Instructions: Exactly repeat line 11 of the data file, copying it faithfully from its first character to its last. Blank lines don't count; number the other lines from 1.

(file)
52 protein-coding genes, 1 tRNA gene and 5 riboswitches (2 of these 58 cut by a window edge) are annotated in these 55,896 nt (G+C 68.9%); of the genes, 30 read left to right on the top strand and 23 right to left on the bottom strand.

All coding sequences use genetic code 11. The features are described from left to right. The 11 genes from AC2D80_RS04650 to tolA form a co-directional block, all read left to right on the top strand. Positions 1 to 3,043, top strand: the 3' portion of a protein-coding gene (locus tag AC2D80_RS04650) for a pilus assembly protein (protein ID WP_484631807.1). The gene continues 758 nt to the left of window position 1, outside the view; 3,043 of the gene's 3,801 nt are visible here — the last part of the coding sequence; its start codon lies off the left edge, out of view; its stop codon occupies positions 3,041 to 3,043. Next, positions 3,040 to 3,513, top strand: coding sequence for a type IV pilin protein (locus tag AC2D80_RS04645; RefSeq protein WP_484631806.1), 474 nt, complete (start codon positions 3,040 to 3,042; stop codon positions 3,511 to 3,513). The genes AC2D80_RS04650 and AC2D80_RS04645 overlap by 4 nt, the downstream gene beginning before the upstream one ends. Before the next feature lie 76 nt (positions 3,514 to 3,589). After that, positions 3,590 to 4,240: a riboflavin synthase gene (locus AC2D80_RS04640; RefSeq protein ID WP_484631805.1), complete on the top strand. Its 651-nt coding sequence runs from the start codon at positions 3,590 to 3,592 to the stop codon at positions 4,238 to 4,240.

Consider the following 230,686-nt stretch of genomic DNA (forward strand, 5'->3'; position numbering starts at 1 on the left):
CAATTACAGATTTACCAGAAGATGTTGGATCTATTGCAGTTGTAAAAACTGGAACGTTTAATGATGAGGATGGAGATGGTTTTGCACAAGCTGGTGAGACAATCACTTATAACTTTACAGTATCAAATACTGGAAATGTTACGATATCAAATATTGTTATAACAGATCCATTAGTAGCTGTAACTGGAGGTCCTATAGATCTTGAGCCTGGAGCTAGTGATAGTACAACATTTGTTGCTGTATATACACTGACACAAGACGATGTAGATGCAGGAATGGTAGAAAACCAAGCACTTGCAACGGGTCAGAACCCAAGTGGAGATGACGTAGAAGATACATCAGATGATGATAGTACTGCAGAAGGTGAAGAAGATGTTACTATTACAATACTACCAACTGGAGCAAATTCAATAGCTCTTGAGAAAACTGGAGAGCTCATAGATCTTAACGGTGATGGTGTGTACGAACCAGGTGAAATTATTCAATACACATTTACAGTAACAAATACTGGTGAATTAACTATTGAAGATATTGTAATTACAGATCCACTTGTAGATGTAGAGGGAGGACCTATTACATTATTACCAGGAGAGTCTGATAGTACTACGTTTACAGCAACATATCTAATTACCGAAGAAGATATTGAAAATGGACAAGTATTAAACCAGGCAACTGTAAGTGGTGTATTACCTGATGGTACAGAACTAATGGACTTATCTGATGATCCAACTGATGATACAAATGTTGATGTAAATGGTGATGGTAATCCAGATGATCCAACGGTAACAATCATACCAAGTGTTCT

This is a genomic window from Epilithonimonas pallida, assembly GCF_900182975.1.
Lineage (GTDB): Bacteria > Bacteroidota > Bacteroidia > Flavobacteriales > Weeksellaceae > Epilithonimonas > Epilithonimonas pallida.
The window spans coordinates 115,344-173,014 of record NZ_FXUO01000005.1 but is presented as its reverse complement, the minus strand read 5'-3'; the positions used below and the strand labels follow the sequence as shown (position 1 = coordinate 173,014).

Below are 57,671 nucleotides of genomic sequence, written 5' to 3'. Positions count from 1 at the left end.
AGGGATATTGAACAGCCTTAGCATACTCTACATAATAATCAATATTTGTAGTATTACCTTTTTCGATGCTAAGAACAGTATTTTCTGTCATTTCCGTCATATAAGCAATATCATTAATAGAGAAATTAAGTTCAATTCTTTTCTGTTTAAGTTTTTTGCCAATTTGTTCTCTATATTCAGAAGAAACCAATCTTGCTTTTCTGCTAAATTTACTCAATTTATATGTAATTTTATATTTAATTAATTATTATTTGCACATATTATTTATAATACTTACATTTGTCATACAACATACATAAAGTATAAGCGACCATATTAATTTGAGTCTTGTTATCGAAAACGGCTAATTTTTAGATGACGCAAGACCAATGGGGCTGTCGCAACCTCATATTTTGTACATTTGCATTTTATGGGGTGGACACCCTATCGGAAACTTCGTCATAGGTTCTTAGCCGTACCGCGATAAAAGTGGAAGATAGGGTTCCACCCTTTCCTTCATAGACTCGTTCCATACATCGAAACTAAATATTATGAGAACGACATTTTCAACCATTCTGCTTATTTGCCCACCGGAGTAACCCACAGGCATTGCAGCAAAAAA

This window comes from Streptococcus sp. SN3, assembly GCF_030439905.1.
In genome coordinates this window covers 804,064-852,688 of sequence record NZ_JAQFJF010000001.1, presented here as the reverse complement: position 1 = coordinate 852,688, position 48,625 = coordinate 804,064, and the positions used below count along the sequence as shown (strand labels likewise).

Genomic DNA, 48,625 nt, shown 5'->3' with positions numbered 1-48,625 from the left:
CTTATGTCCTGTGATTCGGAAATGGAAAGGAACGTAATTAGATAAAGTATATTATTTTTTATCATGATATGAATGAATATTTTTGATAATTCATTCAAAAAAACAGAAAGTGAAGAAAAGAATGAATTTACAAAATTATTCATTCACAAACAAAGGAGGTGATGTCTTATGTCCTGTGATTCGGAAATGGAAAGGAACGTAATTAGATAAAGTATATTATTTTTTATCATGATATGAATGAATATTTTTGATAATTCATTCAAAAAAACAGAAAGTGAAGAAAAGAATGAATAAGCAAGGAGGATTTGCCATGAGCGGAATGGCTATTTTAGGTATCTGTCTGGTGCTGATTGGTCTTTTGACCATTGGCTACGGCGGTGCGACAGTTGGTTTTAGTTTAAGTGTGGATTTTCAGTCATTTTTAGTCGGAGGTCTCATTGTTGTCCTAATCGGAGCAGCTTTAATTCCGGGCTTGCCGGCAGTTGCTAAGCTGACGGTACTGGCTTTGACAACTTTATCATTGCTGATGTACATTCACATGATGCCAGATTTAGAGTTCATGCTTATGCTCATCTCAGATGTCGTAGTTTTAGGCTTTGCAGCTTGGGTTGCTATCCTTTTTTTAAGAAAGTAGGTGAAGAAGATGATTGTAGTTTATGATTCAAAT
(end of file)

In genome coordinates this window covers 804,064-852,688 of sequence record NZ_JAQFJF010000001.1, presented here as the reverse complement: position 1 = coordinate 852,688, position 48,625 = coordinate 804,064, and the positions used below count along the sequence as shown (strand labels likewise).